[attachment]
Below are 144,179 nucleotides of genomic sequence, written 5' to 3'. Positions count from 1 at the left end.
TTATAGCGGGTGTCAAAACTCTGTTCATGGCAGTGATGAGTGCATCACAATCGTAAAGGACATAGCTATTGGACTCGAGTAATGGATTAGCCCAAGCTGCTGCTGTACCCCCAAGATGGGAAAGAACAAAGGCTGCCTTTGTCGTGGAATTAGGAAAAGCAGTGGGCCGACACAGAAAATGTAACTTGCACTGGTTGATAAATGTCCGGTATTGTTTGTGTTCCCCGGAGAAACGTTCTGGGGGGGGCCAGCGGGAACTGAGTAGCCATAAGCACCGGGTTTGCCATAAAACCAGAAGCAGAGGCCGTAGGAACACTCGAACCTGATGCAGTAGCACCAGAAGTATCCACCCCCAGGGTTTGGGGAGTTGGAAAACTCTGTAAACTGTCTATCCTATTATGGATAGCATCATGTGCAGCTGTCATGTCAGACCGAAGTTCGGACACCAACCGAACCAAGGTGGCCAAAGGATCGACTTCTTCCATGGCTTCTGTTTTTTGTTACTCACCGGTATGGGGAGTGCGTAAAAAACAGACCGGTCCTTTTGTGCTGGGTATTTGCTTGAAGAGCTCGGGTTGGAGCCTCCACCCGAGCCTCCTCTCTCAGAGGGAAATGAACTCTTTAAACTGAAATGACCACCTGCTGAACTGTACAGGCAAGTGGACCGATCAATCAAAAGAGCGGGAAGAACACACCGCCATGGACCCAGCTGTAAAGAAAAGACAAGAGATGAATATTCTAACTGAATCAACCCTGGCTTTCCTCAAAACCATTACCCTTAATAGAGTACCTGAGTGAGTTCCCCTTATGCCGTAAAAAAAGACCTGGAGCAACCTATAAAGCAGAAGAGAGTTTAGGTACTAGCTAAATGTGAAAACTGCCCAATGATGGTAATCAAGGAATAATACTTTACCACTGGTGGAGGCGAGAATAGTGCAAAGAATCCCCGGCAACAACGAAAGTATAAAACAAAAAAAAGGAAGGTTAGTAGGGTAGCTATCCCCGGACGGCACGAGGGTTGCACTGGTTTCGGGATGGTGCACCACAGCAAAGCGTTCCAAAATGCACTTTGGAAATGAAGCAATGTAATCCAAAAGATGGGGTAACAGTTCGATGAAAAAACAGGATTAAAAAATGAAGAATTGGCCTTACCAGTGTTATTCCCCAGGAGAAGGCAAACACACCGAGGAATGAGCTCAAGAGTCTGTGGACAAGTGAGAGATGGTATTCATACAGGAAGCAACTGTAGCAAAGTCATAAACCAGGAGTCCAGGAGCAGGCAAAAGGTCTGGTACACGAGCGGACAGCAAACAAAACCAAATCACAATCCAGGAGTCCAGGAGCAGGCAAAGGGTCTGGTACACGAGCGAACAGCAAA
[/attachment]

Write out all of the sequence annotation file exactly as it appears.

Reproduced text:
Below are 144,179 nucleotides of genomic sequence, written 5' to 3'. Positions count from 1 at the left end.
TTATAGCGGGTGTCAAAACTCTGTTCATGGCAGTGATGAGTGCATCACAATCGTAAAGGACATAGCTATTGGACTCGAGTAATGGATTAGCCCAAGCTGCTGCTGTACCCCCAAGATGGGAAAGAACAAAGGCTGCCTTTGTCGTGGAATTAGGAAAAGCAGTGGGCCGACACAGAAAATGTAACTTGCACTGGTTGATAAATGTCCGGTATTGTTTGTGTTCCCCGGAGAAACGTTCTGGGGGGGGCCAGCGGGAACTGAGTAGCCATAAGCACCGGGTTTGCCATAAAACCAGAAGCAGAGGCCGTAGGAACACTCGAACCTGATGCAGTAGCACCAGAAGTATCCACCCCCAGGGTTTGGGGAGTTGGAAAACTCTGTAAACTGTCTATCCTATTATGGATAGCATCATGTGCAGCTGTCATGTCAGACCGAAGTTCGGACACCAACCGAACCAAGGTGGCCAAAGGATCGACTTCTTCCATGGCTTCTGTTTTTTGTTACTCACCGGTATGGGGAGTGCGTAAAAAACAGACCGGTCCTTTTGTGCTGGGTATTTGCTTGAAGAGCTCGGGTTGGAGCCTCCACCCGAGCCTCCTCTCTCAGAGGGAAATGAACTCTTTAAACTGAAATGACCACCTGCTGAACTGTACAGGCAAGTGGACCGATCAATCAAAAGAGCGGGAAGAACACACCGCCATGGACCCAGCTGTAAAGAAAAGACAAGAGATGAATATTCTAACTGAATCAACCCTGGCTTTCCTCAAAACCATTACCCTTAATAGAGTACCTGAGTGAGTTCCCCTTATGCCGTAAAAAAAGACCTGGAGCAACCTATAAAGCAGAAGAGAGTTTAGGTACTAGCTAAATGTGAAAACTGCCCAATGATGGTAATCAAGGAATAATACTTTACCACTGGTGGAGGCGAGAATAGTGCAAAGAATCCCCGGCAACAACGAAAGTATAAAACAAAAAAAAGGAAGGTTAGTAGGGTAGCTATCCCCGGACGGCACGAGGGTTGCACTGGTTTCGGGATGGTGCACCACAGCAAAGCGTTCCAAAATGCACTTTGGAAATGAAGCAATGTAATCCAAAAGATGGGGTAACAGTTCGATGAAAAAACAGGATTAAAAAATGAAGAATTGGCCTTACCAGTGTTATTCCCCAGGAGAAGGCAAACACACCGAGGAATGAGCTCAAGAGTCTGTGGACAAGTGAGAGATGGTATTCATACAGGAAGCAACTGTAGCAAAGTCATAAACCAGGAGTCCAGGAGCAGGCAAAAGGTCTGGTACACGAGCGGACAGCAAACAAAACCAAATCACAATCCAGGAGTCCAGGAGCAGGCAAAGGGTCTGGTACACGAGCGAACAGCAAA